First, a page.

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Delaware Chancery Court “Green Lights” Claims against Directors for Approving Excessive Stock Option Grants

The Delaware Chancery Court denied a motion to dismiss a shareholder derivative action claiming that the company’s directors breached their fiduciary duty to shareholders by approving stock option grants to the president in excess of amounts permitted under the company’s stock incentive plan and by issuing a materially misleading 2012 proxy statement.  The action also asserted claims against the company’s president for breaching his fiduciary duty and for unjust enrichment by accepting the grant.  The directors sought to dismiss the claims for demand futility and failure to state a claim.  The court denied the motion to dismiss for futility because the grants were a clear violation of the terms of the plan.  The motion to dismiss for failure to state a claim was dismissed because the clear violation of the stockholder-approved plan implicates the duty of loyalty and therefore states a viable claim.  Pfeiffer v. Leedle, C.A. No. 7831-VCP (Del.… Continue Reading

Seventh Circuit Holds that ERISA Fiduciary Breach Claims under Defined Contribution Plan May Be Brought as Class Action

Participants in a 401(k) plan filed a class action suit in federal district court claiming that their employer breached its ERISA fiduciary duty to the plan relating to the plan’s investments. Ultimately, the U.S. Court of Appeals for the Seventh Circuit held that an action for breach of fiduciary duty under ERISA Section 502(a)(2) may be maintained as a class action. Abbott v. Lockheed Martin Corp., No. 12-3736 (7th Cir. Aug. 7, 2013).

Court Orders Third-Party Administrator to Pay Over $5.1 Million for Breach of Fiduciary Duty

In Hi-Lex Controls Inc. et al. v. Blue Cross Blue Shield of Michigan, Blue Cross Blue Shield of Michigan (“BCBSM”), as the third-party claims administrator of various self-funded ERISA group health plans, was withholding as additional administrative fees a portion of the amounts transferred by plaintiffs to BCBSM to fund claim payments (“Disputed Fees”).  In a prior ruling, the court held that BCBSM was a fiduciary of the plans because the amounts involved were plan assets over which BCBSM exercised practical control.  With respect to plaintiffs’ breach of fiduciary duty claims, the court found that BCBSM violated its ERISA fiduciary duty of loyalty by supplying false and misleading information to plaintiffs about the nature and extent of the Disputed Fees and by supplying false information for plaintiffs’ Form 5500 filings, and ordered BCBSM to pay plaintiffs the full amount of the Disputed Fees plus costs, interest, and attorneys’ fees, totaling… Continue Reading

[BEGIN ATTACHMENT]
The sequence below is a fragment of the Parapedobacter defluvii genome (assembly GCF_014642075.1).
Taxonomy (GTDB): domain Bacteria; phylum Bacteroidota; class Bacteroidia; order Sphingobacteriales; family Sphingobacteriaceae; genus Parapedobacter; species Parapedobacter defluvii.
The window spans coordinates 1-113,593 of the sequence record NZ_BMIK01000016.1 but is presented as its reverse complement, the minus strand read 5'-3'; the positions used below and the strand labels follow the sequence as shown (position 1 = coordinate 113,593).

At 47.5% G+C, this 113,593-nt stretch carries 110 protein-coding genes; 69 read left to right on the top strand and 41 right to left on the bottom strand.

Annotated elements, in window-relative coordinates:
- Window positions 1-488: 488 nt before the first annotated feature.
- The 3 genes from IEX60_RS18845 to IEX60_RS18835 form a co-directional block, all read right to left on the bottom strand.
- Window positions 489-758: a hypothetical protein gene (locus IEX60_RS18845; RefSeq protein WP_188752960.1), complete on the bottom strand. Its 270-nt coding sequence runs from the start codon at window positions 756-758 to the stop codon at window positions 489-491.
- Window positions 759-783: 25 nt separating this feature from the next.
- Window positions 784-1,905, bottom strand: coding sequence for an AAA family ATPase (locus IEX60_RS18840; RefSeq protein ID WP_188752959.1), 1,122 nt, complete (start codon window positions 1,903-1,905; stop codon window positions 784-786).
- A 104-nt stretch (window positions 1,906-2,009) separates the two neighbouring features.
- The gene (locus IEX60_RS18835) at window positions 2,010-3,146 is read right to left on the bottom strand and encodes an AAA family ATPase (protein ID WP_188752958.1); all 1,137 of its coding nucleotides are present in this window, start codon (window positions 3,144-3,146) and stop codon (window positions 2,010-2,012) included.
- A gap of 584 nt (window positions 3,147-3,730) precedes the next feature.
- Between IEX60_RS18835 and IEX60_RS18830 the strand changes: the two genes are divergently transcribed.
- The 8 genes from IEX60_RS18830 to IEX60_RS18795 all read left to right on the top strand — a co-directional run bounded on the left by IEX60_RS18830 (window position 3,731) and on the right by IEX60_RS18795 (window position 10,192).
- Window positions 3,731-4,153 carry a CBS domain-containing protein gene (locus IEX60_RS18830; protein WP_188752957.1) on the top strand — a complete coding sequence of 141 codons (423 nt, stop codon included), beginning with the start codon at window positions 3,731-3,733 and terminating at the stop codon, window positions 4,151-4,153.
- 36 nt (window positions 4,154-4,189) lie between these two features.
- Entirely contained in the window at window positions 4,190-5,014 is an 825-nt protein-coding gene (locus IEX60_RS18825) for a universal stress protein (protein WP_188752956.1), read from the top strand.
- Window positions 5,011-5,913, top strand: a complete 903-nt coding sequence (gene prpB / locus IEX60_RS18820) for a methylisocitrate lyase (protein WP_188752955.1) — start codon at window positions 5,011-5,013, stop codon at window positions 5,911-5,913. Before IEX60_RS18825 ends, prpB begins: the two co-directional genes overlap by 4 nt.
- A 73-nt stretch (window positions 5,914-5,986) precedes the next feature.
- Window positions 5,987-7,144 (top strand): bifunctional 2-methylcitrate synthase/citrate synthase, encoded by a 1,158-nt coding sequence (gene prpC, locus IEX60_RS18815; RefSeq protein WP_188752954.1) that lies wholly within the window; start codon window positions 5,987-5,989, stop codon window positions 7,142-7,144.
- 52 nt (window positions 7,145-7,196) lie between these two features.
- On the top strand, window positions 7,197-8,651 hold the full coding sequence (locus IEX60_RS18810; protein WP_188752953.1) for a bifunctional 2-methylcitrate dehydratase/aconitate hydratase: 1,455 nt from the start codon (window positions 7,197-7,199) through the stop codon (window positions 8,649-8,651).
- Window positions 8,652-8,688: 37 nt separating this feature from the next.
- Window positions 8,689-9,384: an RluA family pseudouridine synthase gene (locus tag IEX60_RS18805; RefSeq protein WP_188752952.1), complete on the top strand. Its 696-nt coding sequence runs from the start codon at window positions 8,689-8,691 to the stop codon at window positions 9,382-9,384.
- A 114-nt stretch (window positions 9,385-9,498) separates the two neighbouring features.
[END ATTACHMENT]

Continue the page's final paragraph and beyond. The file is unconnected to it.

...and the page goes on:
Court Finds Breach of Fiduciary Duty Against Broker for Failure to Explain Interaction of Stop-Loss and Self-Funded Health Plan Coverage

In Express Oil Change, LLC v. ANB Insurance Services, Inc., the sponsor of an employee health plan (the “Employer”) decided to convert its funding for the plan from a fully-insured to a self-funded basis. In preparation for the conversion, the Employer sought the advice and expertise of ANB Insurance Services, Inc. (the “Broker”) with implementation of the self-funded plan (the “Plan”) and procurement of the associated stop-loss insurance coverage. Apart from providing benefit consulting services to the Employer, the Broker had a long-standing and close relationship with the Employer as its agent for various other types of insurance coverage. The terms of the newly self-funded Plan provided for a $1 million lifetime maximum per participant on out-of-network benefits, but no such limit on in-network benefits. The Employer erroneously thought that the lifetime maximum applied to both in-network and out-of-network benefits and purchased a stop-loss policy with a deductible of $75,000… Continue Reading

Second Circuit Reaffirms that Moench Presumption Applies Only When Plan Terms Require Investment in Employer Stock

The U.S. Court of Appeals for the Second Circuit affirmed, in part, and vacated, in part, a fiduciary breach lawsuit against the investment committees of two eligible individual account plans. Participants sued the investment committees claiming that the decision to offer an employer stock fund was imprudent. The Second Circuit recognizes the Moench presumption—the presumption of prudence when a plan fiduciary retains employer securities as an investment option as required by the terms of the plan document. Although the district court applied the Moench presumption to both plans, the terms of only one plan required investment in employer stock; the other plan merely permitted investment in employer stock. Thus, with respect to the second plan, the Second Circuit vacated the dismissal and reinstated the claims and the derivative claims against the investment committee. McKevitt v. UBS AG, No. 12-1662 (2d Cir. Feb. 27, 2013).

4th Circuit Holds that the Limitations Period for ERISA Claims of Imprudent Plan Investments Commences with Initial Fund Selection and Does Not Continue With Ongoing Monitoring of Funds, Absent Material Change in Circumstances